For cases 2,200 grafts and above, we will usually split the case into two days. On the first day we will do all the site creation and harvest half the grafts. And then on the second day, we will do the second half of the procedure, the rest of the harvesting and the placing. What’s interesting when we split the case into two days, is that on the first day we’ll harvest from the mid-scalp, the back of the scalp, and then put the grafts in the front of the scalp. The beauty of that is that you are getting the best hair from the center of the permanent zone [placed] in the front of the scalp. On the second day, they’re lying on their side during harvesting. On the first day you are lying face down on the robot and on the second day you do the left and right side. So it works perfectly [on the second day, you are in a position where the grafts that were placed the first day have little risk of being dislodged].

Spencer Kobren: What do you say to a prospective patient, if you had your druthers, that a two-day procedure would be the best possible option for them as far as final outcome, comfort, keeping the grafts out of the body for the least amount of time, as far as the healing process for the recipient area. Things of that nature.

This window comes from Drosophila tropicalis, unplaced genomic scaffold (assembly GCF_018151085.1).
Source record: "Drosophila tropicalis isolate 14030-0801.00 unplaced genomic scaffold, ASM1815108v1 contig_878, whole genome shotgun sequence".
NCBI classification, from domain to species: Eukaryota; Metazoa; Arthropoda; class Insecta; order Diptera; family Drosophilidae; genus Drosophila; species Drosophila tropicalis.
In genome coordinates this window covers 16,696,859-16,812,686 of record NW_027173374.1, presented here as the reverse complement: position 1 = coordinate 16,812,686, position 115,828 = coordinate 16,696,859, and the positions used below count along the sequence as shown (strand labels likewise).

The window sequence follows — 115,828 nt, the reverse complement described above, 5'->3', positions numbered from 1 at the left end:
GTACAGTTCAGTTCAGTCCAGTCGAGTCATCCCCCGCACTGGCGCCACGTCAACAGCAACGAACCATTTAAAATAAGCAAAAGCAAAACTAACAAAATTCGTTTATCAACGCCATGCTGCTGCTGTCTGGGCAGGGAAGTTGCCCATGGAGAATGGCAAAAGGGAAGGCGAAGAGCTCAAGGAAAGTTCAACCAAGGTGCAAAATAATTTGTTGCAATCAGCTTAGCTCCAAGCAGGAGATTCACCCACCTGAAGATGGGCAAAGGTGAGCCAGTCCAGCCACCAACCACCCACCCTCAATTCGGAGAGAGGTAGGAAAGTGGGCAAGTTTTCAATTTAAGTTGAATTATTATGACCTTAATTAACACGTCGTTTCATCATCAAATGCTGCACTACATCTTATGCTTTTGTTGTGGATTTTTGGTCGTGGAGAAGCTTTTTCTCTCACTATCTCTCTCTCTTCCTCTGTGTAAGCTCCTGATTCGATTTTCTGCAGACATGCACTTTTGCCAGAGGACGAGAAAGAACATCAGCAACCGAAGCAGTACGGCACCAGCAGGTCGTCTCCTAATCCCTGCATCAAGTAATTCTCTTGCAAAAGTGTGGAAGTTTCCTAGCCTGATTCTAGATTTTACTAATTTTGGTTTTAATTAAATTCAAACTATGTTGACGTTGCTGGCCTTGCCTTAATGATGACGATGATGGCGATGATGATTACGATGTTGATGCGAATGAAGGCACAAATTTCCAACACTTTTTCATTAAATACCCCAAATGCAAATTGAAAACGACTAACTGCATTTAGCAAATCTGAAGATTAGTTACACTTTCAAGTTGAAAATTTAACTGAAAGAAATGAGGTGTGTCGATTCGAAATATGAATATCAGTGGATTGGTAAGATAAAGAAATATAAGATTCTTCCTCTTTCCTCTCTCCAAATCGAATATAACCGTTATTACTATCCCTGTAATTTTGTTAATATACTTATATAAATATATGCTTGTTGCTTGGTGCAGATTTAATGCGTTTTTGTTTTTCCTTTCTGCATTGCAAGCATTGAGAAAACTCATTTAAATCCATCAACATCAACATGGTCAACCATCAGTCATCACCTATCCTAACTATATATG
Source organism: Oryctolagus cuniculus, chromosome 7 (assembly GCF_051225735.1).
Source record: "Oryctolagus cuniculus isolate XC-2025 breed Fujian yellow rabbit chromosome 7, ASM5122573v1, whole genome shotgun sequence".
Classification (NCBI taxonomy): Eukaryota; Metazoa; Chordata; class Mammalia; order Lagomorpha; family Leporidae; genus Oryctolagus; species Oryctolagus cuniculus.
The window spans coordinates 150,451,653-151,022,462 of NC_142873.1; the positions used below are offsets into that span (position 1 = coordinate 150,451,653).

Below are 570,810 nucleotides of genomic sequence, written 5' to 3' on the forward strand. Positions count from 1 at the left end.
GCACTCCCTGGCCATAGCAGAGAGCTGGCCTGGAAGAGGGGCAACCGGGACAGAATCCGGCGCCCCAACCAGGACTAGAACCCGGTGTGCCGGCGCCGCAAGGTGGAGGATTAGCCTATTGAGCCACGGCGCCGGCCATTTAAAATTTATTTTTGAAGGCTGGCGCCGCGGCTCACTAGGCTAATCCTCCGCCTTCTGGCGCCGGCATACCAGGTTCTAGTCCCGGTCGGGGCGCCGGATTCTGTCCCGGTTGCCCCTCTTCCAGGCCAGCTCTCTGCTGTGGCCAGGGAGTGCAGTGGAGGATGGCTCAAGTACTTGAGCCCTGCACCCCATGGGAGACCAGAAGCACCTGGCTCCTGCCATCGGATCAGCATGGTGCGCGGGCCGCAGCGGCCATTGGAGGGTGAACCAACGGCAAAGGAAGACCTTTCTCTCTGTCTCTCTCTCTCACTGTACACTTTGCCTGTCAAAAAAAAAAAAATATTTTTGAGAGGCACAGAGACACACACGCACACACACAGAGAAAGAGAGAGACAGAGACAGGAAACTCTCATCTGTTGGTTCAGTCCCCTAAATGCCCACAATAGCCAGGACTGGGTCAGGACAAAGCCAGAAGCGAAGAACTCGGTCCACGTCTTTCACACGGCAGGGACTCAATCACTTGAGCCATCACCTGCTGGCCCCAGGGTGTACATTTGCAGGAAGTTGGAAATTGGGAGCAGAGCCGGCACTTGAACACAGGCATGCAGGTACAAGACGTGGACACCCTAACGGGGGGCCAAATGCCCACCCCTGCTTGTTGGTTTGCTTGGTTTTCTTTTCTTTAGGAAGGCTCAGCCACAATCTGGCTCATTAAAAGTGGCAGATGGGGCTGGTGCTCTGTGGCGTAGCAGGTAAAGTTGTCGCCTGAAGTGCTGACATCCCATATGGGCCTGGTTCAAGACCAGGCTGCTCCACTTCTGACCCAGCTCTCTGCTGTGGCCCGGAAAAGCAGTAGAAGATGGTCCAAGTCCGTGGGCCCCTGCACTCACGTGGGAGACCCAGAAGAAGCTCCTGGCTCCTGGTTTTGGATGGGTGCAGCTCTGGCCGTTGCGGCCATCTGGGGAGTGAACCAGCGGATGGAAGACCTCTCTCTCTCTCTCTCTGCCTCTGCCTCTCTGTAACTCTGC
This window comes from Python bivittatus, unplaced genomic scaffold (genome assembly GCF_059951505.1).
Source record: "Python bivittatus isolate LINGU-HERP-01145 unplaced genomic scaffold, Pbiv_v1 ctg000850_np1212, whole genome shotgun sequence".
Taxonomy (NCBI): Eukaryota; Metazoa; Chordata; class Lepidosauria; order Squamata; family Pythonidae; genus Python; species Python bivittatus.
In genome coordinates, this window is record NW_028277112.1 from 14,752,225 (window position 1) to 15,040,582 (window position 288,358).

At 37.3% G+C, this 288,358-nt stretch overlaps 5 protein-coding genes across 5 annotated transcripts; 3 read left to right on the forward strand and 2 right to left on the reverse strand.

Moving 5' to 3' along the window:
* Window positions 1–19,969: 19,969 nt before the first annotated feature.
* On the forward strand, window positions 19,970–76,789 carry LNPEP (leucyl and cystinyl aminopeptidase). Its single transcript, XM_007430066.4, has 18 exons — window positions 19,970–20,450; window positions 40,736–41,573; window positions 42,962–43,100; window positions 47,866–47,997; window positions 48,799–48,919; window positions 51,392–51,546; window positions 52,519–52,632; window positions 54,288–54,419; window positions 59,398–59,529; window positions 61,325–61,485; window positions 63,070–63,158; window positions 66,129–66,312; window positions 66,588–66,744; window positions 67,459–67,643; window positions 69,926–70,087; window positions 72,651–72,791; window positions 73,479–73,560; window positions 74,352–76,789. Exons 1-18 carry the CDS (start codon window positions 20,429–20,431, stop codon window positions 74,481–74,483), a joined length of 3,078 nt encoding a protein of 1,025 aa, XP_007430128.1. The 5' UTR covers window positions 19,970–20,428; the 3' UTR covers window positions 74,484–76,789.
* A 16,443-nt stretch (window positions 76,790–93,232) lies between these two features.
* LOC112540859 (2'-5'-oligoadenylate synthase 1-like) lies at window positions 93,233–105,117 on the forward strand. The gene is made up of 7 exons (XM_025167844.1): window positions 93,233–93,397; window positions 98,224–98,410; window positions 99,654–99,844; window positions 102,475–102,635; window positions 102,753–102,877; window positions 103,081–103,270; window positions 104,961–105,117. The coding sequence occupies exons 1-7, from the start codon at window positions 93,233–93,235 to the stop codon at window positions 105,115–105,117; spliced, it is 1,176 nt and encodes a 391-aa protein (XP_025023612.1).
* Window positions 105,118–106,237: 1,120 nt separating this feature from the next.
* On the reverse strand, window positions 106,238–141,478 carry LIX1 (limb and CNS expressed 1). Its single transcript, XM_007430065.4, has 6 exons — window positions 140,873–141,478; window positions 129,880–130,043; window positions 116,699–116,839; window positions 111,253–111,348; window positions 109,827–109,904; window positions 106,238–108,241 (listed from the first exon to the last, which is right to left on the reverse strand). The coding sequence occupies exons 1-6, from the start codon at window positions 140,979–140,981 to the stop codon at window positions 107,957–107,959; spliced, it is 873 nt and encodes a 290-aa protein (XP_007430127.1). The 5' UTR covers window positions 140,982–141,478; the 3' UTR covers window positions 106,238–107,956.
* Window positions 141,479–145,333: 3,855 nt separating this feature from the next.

Dr. Bernstein: Yes, absolutely. Making sites 24 hours in advance, medically, from a pure medical perspective, in all cases is ideal. But again, for small cases, the grafts are not out of the body that long, so then it becomes a little bit less important.

Read more about pre-making recipient sites
Read robotic recipient site creation
Read about the advantages of Robotic FUE

Related Posts:

Rating:  1 Star2 Stars3 Stars4 Stars5 Stars  

Topic:  

Tags:  , , , , , , , , , ,
Posted by Robert M. Bernstein M.D. on June 28th, 2016 at 9:38 am



If you have any questions or comments please contact us.


Browse videos by topic:





© 2005-2016 Bernstein Medical, P.C. All Rights Reserved.

ARTAS, ARTAS Hair Studio, and RESTORATION ROBOTICS logo are among the trademarks and/or registered trademarks of Restoration Robotics, Inc. in the United States and/or other countries.